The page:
The New American Standard (NAS), as well as the New King James (NKJ), wrongly capitalize the “h” in these verses in the pronouns “his” and “he.”  On the other hand, Young’s Literal Translation made the correct distinction with the lower case “h.”  As we have noted, the book of Malachi is concerning the Elijah, and not Immanuel per se.  Thus, the correct identity of this person is the messenger, Elijah, who “will clear the way before” Immanuel.  The Elijah “will sit as a smelter and purifier of silver.”  In other words, he will purify the second Remnant, which is consistently identified as silver. 


In addition, in John 14-16 Yahshua speaks of the former rain and the latter rain.  More specifically, the latter rain is seen in chapters 15 and 16 (read The Best Is Before Us—The Latter Rain, page 2).  As we see in chapter 16, the latter rain of the Spirit comes to convict the world concerning sin, righteousness, and judgment.


“But I tell you the truth, it is to your advantage that I go away; for if I do not go away, the Helper will not come to you; but if I go, I will send Him to you.  And He, when He comes, will convict the world concerning sin and righteousness and judgment …” [John 16:7-8].


This work of the Spirit is also seen in that the Elijah comes as the Noah before the flood of the Spirit that will ever increase until it covers the earth.  The Elijah is equally the preacher of righteousness (2 Peter 2:5).


The next period of judgment will be the Millennial Reign.  Three passages that evidence a relevance specially to this period are found in Matthew and Jude.  We have already noted that the promise to the first Remnant was that they would not die:  “Truly I say to you, there are some of those who are standing here who will not taste death unto seeing the Son of Man coming in His kingdom” (Matthew 16:28).  This promise will be fulfilled by the second Remnant who will live to see Immanuel come and judge men, holding them accountable for their every deed, as we read in preceding verse 27:


“For the Son of Man is going to come in the glory of His Father with His angels, and will then repay every man according to his deeds” [Matthew 16:27].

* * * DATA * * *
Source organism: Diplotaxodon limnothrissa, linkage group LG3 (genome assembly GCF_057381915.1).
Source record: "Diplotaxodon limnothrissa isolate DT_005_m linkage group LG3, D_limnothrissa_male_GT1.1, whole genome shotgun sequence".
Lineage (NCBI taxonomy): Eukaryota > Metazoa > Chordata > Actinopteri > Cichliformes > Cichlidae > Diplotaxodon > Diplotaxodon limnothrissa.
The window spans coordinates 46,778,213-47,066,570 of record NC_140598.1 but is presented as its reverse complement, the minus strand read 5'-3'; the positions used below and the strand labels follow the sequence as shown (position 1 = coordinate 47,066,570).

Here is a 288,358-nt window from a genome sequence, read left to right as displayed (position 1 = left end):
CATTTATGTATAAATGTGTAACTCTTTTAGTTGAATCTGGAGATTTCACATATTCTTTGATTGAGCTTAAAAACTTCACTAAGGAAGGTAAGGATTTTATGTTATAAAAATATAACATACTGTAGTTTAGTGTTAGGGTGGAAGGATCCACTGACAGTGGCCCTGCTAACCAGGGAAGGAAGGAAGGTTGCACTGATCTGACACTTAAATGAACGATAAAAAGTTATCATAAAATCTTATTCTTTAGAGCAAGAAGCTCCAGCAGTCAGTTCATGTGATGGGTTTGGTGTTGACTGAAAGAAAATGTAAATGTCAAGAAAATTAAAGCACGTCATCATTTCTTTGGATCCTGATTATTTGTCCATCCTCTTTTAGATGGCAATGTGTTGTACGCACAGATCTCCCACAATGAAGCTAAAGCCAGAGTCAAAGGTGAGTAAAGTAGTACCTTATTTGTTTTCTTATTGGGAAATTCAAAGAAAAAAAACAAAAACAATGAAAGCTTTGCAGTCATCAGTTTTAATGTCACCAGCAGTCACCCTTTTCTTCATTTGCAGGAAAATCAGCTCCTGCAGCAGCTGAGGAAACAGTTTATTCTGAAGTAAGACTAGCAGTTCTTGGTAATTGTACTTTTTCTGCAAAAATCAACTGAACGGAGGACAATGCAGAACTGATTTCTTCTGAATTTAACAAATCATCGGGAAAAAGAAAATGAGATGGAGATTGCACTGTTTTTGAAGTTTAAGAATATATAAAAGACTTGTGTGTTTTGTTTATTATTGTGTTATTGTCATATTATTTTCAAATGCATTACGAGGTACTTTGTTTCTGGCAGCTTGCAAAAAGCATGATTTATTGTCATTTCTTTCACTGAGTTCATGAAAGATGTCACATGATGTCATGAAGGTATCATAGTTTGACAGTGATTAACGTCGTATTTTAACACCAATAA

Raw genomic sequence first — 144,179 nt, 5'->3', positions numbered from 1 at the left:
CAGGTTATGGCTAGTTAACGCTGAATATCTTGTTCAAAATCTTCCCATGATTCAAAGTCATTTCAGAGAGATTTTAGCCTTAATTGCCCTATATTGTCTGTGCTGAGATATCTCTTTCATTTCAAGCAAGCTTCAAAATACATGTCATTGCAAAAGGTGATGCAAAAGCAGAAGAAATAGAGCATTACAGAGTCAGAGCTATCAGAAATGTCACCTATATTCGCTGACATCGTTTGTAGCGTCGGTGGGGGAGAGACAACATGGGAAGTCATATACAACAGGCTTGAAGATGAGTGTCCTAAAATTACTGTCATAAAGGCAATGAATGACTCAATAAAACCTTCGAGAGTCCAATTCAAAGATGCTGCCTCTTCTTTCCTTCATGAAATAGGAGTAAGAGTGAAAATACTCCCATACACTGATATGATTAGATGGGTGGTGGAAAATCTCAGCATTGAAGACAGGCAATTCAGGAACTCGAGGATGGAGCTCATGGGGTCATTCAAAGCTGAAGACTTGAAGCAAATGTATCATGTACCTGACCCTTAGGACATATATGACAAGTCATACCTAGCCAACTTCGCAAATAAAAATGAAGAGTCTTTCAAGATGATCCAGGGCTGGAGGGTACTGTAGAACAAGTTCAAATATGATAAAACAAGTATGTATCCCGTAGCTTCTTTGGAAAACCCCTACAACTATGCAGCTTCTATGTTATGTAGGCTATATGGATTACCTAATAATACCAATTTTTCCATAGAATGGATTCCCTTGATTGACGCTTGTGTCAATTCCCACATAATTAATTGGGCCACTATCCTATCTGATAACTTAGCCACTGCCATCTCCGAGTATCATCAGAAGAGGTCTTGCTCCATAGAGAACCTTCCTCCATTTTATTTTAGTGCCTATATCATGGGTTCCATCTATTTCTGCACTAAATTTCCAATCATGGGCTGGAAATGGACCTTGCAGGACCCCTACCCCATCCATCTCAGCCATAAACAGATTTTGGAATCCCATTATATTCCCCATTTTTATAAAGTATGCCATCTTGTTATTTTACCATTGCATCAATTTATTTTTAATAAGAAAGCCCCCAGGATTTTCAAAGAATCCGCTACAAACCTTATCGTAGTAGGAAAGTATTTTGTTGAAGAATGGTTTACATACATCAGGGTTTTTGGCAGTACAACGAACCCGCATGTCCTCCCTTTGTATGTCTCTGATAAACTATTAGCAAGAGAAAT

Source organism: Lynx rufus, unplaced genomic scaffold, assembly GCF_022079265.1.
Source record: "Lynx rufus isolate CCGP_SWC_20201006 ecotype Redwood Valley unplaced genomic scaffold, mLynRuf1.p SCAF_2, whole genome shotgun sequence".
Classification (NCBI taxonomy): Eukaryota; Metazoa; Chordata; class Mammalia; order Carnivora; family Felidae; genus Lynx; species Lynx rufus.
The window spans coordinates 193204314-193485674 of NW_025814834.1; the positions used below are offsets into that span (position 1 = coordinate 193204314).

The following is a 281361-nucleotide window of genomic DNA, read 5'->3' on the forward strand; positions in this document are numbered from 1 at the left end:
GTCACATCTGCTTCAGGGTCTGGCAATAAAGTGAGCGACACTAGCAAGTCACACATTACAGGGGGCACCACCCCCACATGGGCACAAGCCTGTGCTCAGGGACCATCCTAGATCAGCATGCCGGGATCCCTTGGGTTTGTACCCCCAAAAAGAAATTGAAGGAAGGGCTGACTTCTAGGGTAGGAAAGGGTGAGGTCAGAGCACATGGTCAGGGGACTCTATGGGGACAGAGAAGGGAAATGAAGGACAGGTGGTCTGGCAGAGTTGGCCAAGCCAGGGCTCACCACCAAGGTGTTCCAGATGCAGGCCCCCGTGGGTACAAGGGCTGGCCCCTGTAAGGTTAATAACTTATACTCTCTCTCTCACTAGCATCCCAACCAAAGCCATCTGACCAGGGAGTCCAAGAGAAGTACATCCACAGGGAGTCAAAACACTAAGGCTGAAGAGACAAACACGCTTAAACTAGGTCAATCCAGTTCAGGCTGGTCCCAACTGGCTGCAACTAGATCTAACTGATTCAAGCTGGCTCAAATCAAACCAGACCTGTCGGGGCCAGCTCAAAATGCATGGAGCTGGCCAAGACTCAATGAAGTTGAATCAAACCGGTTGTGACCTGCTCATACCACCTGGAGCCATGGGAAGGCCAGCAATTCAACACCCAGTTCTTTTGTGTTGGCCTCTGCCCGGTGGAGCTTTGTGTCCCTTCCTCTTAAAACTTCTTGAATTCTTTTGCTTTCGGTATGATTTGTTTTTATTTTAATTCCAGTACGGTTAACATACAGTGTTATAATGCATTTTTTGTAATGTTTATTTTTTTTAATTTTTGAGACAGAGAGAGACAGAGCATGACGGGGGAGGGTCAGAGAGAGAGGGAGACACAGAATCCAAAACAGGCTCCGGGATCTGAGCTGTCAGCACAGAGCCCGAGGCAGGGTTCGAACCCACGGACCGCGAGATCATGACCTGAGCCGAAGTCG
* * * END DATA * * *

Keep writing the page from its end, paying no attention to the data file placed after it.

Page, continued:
In Matthew 25:31-33 Yahshua also declared:


“But when the Son of Man comes in His glory, and all the angels with Him, then He will sit on His glorious throne.  All the nations will be gathered before Him; and He will separate them from one another, as the shepherd separates the sheep from the goats; and He will put the sheep on His right, and the goats on the left.”


You will notice that the distinction being made here is in regard to the nations—the goat nations and the sheep nations.  This passage does not indicate that these will be individuals, but nations.  This is quite fitting, for the nations have possessed the right to judge both Him (His crucifixion) and the kingdom for the last two thousand years.  But now, He will come to judge the nations.


Next, in Jude 1:14-15 we read:


It was also about these men [the “ungodly persons who turn the grace of our God into licentiousness,” verse 4] that Enoch, in the seventh from Adam, prophesied, saying, “Behold, the Lord came with many thousands of His holy ones, to execute judgment upon all, and to convict all the ungodly of all their ungodly deeds which they have done in an ungodly way, and of all the harsh things which ungodly sinners have spoken against Him.”


The remarkable evidence of this passage is that the “seventh from Adam” would speak to the seventh millennial period of mankind.  This is where we are now.  Of course the thousands of holy ones would be the Remnant.  We know that there were at least five thousand in the first Remnant (Acts 4:4), and Revelation 7:9 simply tells us that the second Remnant will be a “great multitude … from every nation and all tribes and peoples and tongues.”  The latter is in clear contrast to the first Remnant who were located solely in Jerusalem. 


Next, of course, is the great white throne judgment.  As with the second Remnant and the Millennial Reign, we once again look at those passages that speak specifically to this event.  Beginning in Hebrews 9:27 we read the simple statement:


And inasmuch as it is appointed for men to die once and after this comes judgment ….